The first stage of composting usually involves Mesophilic bacteria. These organisms do best in temperatures ranging from 20 to 40 degrees Celsius (68 to 104 F).
Mesophiles can be divided into two categories: aerobic (which requires oxygen) and anaerobic (which doesn’t need oxygen). In an ideal composting environment, anaerobic bacteria thrive. However, as they oxidize elements (especially carbon) they generate heat. In a large or insulated pile, the heat they generate is trapped, which may kill many or lead them to become dormant – and create ideal conditions for our next class of bacteria.
Some mesophiles do reappear as the compost cools down where, as we will see, they are joined by other decomposers.
Thermophiles were of great concern to scientists in the 1930s, as they were worried they weren’t killed by heat in processes like pasteurization. There’s a good reason for this – thermophiles love heat.
Some thermophiles can be found in hot springs, geothermal soils and hydrothermal vents. We don’t know exactly the hottest conditions they can survive in, but scientists have speculated it could be as high as 200°C.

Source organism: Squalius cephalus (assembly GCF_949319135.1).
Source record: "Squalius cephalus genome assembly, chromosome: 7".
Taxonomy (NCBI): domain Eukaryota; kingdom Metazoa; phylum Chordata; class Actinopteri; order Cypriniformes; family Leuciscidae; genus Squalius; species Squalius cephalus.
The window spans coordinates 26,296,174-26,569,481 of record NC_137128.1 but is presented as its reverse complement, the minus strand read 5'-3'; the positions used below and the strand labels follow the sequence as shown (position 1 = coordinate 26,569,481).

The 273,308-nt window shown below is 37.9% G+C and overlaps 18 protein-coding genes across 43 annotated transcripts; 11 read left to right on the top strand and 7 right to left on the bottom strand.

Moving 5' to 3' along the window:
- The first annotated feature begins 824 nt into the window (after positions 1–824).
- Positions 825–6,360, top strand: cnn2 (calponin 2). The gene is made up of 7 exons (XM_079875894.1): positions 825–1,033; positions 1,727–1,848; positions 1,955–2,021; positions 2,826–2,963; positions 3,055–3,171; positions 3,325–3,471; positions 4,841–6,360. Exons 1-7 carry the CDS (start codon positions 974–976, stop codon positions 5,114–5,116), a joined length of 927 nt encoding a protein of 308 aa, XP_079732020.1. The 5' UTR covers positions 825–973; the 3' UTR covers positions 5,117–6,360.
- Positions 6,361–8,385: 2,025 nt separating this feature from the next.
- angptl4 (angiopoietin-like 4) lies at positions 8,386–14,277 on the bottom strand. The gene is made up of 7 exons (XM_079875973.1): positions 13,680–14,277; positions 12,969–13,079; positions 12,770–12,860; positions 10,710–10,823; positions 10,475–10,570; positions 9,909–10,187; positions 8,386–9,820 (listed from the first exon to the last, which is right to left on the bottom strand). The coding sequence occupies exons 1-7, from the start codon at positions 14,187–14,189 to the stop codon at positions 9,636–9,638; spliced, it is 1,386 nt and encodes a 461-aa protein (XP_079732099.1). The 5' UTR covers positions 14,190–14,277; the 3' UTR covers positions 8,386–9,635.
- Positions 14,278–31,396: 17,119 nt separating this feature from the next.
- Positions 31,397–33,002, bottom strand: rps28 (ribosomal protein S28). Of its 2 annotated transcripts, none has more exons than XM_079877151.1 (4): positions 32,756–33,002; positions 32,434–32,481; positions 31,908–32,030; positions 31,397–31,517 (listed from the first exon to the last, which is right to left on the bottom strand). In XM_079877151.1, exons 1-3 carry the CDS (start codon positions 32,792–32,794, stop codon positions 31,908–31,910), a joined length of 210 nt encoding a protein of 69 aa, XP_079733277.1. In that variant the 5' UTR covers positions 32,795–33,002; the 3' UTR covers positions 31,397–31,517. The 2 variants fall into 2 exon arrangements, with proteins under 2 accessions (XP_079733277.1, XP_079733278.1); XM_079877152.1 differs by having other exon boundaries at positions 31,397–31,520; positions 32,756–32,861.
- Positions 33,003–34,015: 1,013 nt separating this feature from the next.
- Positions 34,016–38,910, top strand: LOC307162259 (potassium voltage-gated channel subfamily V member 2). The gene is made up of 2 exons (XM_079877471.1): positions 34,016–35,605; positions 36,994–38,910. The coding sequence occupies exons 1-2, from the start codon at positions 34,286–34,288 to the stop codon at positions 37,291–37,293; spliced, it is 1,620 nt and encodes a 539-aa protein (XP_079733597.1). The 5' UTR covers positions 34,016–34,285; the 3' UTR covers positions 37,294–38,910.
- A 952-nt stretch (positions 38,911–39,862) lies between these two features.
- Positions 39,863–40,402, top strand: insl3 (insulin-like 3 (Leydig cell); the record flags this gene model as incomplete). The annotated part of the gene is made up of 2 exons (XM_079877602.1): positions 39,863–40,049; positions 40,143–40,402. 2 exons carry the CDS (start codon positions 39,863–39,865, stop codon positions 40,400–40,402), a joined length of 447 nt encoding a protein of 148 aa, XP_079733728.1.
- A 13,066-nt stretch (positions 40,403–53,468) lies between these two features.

However, thermophilic bacteria can be found in cooler conditions too. They’ve been found in the sea, seven thousand feet underground and in mountains twelve thousand feet above sea level.
|Thermophiles Ability to Survive
Thermophiles are extremely tough microorganisms. In fact, some thermophiles are also extremophiles – an organism that is able to survive under extreme conditions.
This ability to survive is illustrated by an analysis of powdered milk found at a hut used by Ernest Shackleton on his expedition to Antarctica in 1907. More than 90 years after it had been left there in the bitterest of conditions, two strains of thermophilic bacteria still survived.
That sounds impressive – but is nothing compared to bacteria which, having been trapped for millennia, are now being released from melting permafrost.
Image credit: Wiki Commons
Thermophiles, or at least certain varieties, are able to consume sulphur and hydrogen and fix carbon from air.